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If a business has been using an unregistered trade mark for ample time, and has established considerable goodwill in its goods or services, it may be able to stop another business from using the same name, logo or trade mark...

Passing off, a protective umbrella for unregistered trade marks

If a business has been using an unregistered trade mark for ample time, and has established considerable goodwill in its goods or services, it may be able to stop another business from using the same name, logo or trade mark...

A registered trade mark is the best way to protect the identity of your business’ goods or services and to prevent others from imitating your brand… It can be an indispensable marketing asset, integral to increasing your business’ value.

But what happens if your trade mark isn’t registered?

Is your brand protected?

In certain circumstances, the common law action of passing off offers a protective umbrella, used to enforce unregistered trade mark rights. For example, if a business has been using an unregistered trade mark for ample time, and has established considerable goodwill in its goods or services, it may be able to stop another business from using the same name, logo or trade mark whether the other business has registered it or not.

What is passing off?

Passing off takes place when a business incorrectly represents their goods or services as those of another business, or that their goods or services are associated or connected with those of another business. The law of passing off safeguards a business’ goodwill, preventing these types of misrepresentations.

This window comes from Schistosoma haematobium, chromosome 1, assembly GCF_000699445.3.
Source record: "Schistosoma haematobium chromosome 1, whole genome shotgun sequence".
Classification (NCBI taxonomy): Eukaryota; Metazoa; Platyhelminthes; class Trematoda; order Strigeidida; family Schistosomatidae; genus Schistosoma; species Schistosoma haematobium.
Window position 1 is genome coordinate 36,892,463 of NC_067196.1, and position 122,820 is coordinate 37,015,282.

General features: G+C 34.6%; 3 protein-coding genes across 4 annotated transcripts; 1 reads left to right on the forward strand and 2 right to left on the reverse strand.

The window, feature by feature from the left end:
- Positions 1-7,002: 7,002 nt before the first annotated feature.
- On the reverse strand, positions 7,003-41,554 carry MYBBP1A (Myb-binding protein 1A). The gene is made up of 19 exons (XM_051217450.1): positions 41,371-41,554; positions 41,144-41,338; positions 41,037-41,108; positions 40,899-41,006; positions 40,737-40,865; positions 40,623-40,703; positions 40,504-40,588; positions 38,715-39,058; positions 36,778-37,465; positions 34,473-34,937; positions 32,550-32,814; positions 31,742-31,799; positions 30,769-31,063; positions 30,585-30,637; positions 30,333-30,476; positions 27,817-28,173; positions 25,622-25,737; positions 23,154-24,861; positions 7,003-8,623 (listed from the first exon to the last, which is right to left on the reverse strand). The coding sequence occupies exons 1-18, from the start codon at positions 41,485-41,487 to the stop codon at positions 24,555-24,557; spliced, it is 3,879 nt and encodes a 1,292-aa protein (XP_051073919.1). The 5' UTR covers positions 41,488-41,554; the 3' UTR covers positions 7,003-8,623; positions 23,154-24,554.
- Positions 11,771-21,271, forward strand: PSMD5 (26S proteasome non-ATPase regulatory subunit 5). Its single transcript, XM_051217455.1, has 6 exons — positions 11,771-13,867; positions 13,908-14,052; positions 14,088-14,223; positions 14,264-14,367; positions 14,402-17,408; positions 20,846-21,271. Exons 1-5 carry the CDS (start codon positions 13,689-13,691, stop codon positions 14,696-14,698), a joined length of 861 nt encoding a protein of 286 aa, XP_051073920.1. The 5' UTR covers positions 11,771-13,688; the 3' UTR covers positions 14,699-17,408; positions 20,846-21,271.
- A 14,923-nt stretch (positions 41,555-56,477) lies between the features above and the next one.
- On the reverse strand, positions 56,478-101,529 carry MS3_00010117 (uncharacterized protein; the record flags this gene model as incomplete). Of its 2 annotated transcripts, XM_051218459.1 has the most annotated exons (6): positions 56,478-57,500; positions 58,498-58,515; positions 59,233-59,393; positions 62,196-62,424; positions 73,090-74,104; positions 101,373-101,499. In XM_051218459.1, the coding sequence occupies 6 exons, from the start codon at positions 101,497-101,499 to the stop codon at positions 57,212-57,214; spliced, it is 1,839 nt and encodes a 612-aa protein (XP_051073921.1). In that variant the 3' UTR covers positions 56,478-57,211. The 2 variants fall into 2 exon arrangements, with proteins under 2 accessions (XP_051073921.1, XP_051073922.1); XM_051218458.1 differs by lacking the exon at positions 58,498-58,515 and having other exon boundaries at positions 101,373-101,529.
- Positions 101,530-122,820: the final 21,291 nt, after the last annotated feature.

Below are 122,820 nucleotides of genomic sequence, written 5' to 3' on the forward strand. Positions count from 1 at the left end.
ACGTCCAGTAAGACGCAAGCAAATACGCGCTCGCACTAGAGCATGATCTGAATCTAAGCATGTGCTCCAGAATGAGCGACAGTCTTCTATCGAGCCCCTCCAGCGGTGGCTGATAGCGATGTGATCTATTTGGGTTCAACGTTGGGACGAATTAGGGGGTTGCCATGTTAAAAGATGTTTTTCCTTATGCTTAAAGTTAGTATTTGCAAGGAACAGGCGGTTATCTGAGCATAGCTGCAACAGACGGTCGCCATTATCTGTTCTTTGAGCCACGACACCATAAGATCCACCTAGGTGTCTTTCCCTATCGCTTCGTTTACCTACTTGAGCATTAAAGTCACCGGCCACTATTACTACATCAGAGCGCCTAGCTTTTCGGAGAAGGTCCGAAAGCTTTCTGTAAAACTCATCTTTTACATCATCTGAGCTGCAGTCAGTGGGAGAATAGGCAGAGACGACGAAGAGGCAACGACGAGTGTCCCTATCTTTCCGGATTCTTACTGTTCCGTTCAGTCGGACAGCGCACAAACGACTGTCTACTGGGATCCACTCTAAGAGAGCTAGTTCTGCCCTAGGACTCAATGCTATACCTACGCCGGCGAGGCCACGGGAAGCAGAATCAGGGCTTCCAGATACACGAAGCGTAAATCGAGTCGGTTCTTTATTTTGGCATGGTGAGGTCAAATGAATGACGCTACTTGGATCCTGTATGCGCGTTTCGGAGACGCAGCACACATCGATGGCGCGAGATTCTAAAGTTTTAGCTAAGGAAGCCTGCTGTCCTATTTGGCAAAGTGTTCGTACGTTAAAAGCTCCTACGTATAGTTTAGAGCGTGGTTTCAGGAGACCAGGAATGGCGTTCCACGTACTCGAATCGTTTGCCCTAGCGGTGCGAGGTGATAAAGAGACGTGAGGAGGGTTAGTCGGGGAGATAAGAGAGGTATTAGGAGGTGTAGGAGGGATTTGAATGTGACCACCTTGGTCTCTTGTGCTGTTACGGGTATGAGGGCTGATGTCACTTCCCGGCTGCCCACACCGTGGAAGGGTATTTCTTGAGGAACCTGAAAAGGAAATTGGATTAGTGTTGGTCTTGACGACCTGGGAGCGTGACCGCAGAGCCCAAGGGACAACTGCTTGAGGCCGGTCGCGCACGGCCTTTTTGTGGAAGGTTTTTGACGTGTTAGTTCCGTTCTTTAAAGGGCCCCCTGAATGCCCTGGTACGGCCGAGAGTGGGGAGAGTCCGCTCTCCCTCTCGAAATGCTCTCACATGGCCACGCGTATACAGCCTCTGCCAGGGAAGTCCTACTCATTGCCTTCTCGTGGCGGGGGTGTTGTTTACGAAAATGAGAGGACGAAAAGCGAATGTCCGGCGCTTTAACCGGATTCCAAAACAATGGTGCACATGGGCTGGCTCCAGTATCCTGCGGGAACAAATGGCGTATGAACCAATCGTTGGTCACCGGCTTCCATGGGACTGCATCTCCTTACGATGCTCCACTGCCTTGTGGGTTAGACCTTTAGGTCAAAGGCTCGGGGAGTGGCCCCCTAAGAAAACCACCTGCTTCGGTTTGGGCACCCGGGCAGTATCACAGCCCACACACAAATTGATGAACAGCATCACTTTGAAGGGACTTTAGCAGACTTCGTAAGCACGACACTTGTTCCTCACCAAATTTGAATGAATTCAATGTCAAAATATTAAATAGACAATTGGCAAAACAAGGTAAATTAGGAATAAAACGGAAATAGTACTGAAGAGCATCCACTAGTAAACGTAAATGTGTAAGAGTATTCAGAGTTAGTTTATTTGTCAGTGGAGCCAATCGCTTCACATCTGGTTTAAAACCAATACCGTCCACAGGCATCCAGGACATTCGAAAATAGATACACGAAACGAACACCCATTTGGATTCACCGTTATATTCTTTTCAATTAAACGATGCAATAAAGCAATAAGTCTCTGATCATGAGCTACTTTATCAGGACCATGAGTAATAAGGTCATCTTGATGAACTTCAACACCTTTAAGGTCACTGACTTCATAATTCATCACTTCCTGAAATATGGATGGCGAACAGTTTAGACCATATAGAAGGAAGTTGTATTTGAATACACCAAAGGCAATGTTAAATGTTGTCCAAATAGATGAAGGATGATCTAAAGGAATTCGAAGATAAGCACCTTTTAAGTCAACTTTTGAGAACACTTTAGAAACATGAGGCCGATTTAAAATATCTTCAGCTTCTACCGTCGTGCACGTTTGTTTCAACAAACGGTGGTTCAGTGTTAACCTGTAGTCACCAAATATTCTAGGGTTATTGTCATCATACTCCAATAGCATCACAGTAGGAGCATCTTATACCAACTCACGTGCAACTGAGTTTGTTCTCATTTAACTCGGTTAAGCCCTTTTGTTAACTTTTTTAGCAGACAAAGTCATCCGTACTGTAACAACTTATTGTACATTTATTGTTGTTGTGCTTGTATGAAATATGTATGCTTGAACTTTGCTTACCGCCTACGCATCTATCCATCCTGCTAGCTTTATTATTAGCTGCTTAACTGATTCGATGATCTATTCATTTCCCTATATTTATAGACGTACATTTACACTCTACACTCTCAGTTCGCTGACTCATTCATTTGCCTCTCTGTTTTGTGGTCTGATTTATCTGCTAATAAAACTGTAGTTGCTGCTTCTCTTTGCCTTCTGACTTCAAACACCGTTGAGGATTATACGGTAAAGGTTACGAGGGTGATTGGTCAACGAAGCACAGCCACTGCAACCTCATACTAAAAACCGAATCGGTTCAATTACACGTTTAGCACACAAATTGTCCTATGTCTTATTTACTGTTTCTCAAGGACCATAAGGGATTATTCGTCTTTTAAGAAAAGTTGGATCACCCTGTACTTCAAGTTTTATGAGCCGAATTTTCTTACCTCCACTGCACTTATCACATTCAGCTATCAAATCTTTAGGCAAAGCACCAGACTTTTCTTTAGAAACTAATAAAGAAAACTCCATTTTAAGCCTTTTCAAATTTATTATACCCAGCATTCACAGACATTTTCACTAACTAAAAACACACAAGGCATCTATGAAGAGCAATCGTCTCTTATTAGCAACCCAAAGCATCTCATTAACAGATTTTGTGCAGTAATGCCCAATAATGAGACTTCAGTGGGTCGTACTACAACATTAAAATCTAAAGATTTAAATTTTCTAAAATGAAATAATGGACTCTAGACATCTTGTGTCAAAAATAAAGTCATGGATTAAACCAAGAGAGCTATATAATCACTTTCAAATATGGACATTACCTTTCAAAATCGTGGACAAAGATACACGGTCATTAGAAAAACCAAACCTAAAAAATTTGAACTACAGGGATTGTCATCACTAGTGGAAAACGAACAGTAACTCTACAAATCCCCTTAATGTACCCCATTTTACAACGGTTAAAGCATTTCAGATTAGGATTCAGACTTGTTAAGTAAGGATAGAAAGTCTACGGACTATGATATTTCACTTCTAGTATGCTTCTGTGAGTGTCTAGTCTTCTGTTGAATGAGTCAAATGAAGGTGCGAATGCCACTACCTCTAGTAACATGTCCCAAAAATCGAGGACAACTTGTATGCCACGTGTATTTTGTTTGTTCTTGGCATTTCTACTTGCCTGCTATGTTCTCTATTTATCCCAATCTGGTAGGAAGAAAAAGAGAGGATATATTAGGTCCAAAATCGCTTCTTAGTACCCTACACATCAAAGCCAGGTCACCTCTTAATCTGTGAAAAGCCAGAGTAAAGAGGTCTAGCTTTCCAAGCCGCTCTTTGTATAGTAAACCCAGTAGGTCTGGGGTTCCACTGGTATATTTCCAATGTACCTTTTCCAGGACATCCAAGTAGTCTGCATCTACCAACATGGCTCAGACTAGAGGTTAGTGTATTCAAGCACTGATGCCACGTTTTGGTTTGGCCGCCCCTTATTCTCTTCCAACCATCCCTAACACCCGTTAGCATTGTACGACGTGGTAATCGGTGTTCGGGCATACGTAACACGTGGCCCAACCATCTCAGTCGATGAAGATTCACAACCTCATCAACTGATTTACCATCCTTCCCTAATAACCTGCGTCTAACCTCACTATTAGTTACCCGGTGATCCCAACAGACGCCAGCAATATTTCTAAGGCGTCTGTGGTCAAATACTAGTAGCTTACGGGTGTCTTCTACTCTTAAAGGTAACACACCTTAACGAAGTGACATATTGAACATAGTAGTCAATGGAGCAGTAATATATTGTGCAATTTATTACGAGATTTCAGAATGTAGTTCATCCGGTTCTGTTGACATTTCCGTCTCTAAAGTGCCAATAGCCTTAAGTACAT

The trade mark owner, i.e. the plaintiff, must satisfy three key elements to successfully establish an action of passing off:

  1. Goodwill;
  2. Misrepresentation; and
  3. Damage.

Goodwill

Firstly, the plaintiff needs to demonstrate that there is a commercial goodwill or reputation attributed to the goods or services in consumers’ minds. This must be created through an exclusive association with the identifying ‘get up’. Get up refers to the look and feel or external appearance of goods or services, together with any marks or other indicia used.

Misrepresentation

Secondly, the plaintiff needs to establish that the defendant’s misrepresentation resulted, or is likely to result, in consumers believing the goods or services offered are those offered by the plaintiff. Misrepresentation is essential to an action of passing off.

Damage

Finally, the plaintiff needs to prove damage or detriment to goodwill. It must be shown that the damage has, or is likely to have, transpired from an inaccurate belief stemming from the defendant’s misrepresentation that the goods or services offered are those of the plaintiff.

Remedies

If a plaintiff succeeds in establishing an action of passing off, the court may order remedies including granting an injunction against use of the trade mark and damages.

In conclusion…

Although it is possible for an action of passing off to protect an unregistered trade mark, successfully satisfying the elements of passing off can be burdensome for any business. What’s more, it can prove to be far more expensive in the long run. By registering a trade mark, you can circumvent such obstacles and save the headache and expense. If you haven’t read our article on why you should trade mark, check it out here.

If you have questions about your trade mark rights, or if you would like to chat about protecting your brand, drop us an email today.

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